Asian Beauty and Racism

I’m looking forward to V Magazine’s “Asian Issue,” available May 12. Ten per cent of the proceeds will go to help Japan, so you can feel virtuous while admiring a group of stunning Asian models.

But is it racist to admire Asian Models? Should we view and/or judge them individually? Are we divesting these models of their  individuality when we lump them together as Asian? And what about the fact of their nationality? Korea, Japan, China, etc are different countries with different cultures. I wonder how I’d feel about a “Jewish Issue,” even though I know it’s not the same thing.

I love several Asian models: Shu Pei, Ming Xi, Du Juan, Liu Wen, and Sui He, just to name a few. They are breathtakingly beautiful! I have blogged about beautiful Asian men, and here’s another one, Paolo Roldan.

I am even willing to say that generally speaking, a beautiful Asian face is more compelling to me than a beautiful   ”White” face.

Thoughts, complaints or insults?

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43 Responses to “Asian Beauty and Racism”

  1. Ingrid Says:

    I’m just hoping for two things
    1. Even this kind of ghettoised visibility will still accustom people to the idea that ‘model’ can be something other than a blonde teenager.
    2. That foreign success means that these models become as viable in their home country as a symbol of success and sophistication as the aforementioned blonde teenagers.

  2. Laura Says:

    I have to agree with you, an Asian face is more Mysterious, alluring, striking (I could go on) to me. I think it has something to do with admiring what you don’t have. I’m a typical cute-faced Australian white girl, so the Asian look is so far from what I am and represent. Hmm.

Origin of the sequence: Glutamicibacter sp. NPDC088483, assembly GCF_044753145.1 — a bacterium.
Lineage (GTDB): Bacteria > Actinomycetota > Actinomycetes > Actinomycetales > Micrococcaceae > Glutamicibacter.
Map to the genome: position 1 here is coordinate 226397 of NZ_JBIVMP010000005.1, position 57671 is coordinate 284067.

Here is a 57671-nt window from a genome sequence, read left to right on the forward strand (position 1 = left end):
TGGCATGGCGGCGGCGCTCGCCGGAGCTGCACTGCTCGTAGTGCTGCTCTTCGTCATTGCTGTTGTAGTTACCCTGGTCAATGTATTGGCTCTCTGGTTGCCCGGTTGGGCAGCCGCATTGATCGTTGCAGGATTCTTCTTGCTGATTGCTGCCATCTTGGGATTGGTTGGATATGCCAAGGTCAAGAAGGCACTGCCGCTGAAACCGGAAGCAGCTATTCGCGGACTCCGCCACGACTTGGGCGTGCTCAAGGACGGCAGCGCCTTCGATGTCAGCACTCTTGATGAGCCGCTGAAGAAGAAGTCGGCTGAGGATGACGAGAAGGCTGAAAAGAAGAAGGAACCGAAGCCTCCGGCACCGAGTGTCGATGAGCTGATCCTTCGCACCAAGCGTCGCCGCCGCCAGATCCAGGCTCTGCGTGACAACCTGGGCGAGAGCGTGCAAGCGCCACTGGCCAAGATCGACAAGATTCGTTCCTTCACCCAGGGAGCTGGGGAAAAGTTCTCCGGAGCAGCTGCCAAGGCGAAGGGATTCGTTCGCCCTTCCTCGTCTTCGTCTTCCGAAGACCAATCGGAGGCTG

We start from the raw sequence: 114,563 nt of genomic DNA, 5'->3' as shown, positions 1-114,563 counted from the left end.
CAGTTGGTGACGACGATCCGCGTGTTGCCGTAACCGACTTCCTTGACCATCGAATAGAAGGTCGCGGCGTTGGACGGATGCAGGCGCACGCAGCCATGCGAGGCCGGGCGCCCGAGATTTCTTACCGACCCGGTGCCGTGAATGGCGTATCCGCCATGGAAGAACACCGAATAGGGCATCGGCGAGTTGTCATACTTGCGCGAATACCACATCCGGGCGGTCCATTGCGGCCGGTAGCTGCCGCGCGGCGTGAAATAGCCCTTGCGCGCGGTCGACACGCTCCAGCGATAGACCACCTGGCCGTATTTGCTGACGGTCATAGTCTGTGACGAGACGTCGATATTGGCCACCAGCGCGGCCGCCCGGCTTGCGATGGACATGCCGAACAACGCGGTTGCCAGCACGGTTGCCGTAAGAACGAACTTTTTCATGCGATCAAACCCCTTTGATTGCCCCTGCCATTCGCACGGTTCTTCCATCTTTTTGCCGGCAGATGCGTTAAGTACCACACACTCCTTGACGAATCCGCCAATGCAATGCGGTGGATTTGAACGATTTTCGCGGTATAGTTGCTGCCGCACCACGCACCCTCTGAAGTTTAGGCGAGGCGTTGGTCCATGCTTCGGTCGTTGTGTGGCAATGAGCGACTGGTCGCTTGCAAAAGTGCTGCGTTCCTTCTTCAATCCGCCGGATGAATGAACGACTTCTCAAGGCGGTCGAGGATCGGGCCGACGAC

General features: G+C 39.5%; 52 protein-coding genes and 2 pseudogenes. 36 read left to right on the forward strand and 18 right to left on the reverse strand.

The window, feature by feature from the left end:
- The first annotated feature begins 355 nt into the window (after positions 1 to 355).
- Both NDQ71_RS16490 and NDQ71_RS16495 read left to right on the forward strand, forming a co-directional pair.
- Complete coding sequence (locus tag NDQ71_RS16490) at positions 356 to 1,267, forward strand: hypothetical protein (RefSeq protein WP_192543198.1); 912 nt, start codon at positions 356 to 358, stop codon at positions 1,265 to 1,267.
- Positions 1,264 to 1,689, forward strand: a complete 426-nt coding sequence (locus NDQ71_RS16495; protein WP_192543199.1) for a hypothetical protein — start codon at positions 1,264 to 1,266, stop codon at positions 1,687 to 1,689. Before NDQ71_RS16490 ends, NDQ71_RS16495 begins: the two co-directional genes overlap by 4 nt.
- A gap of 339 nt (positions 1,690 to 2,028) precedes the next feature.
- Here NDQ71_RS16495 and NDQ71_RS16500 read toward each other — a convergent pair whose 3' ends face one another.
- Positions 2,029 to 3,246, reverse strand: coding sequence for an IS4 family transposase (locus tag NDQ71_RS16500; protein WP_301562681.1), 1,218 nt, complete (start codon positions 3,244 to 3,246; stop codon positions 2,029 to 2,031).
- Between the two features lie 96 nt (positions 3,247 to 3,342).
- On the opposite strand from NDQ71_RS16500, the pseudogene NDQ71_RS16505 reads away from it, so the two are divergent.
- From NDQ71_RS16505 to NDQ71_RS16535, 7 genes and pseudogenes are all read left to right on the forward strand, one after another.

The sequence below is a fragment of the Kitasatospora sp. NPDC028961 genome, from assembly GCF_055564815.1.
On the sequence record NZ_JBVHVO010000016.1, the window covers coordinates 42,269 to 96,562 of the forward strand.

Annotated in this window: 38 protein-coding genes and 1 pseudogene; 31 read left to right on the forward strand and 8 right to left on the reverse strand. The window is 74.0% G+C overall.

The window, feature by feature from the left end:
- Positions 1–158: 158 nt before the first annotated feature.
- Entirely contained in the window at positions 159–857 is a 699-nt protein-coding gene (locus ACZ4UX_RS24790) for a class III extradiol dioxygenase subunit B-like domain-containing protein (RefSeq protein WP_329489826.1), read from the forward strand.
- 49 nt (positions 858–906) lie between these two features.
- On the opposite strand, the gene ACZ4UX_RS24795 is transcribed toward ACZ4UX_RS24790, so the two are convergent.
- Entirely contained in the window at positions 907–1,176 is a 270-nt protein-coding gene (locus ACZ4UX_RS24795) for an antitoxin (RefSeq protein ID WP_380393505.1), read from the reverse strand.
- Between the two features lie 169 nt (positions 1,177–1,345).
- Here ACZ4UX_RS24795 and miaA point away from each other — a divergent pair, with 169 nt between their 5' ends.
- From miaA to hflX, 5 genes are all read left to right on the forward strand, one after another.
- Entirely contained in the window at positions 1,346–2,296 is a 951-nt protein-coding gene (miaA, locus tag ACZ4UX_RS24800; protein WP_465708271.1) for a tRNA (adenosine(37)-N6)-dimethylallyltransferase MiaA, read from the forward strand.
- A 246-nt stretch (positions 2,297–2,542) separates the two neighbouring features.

3. mimi Says:

    i dont know if its “racist” as such… i think those models are beautiful and beauty should be celebrated and embraced. though i wonder if there was a “caucasian”/”white” dedicated issue (and lets face it, all mags pretty much are already without the headline) i wonder if people would freak out over racism.

    SW – unrelated but i would absolutely LOVE your thoughts on this: http://forum.purseblog.com/hermes/reveal-paris-heavenly-blessings-silks-pg-4-15-a-678977.html ….. consumerism gone haywire or “each to their own”?

  4. brooke Says:

    Hmm, well, I am one ‘o dem Asians, and I think I won’t be alone in wanting to buy this issue simply to see my “cousins” represent. It feels off to me to see them set in the stereotypical calligraphic backdrop with the red text, even though the Chinese fashion magazines I sometimes peruse do the stereotypical thing all the time. Maybe it’s because the issue is from the perspective of the Western gaze, so I feel like there’s some element of historical exoticism/fetishization going on here.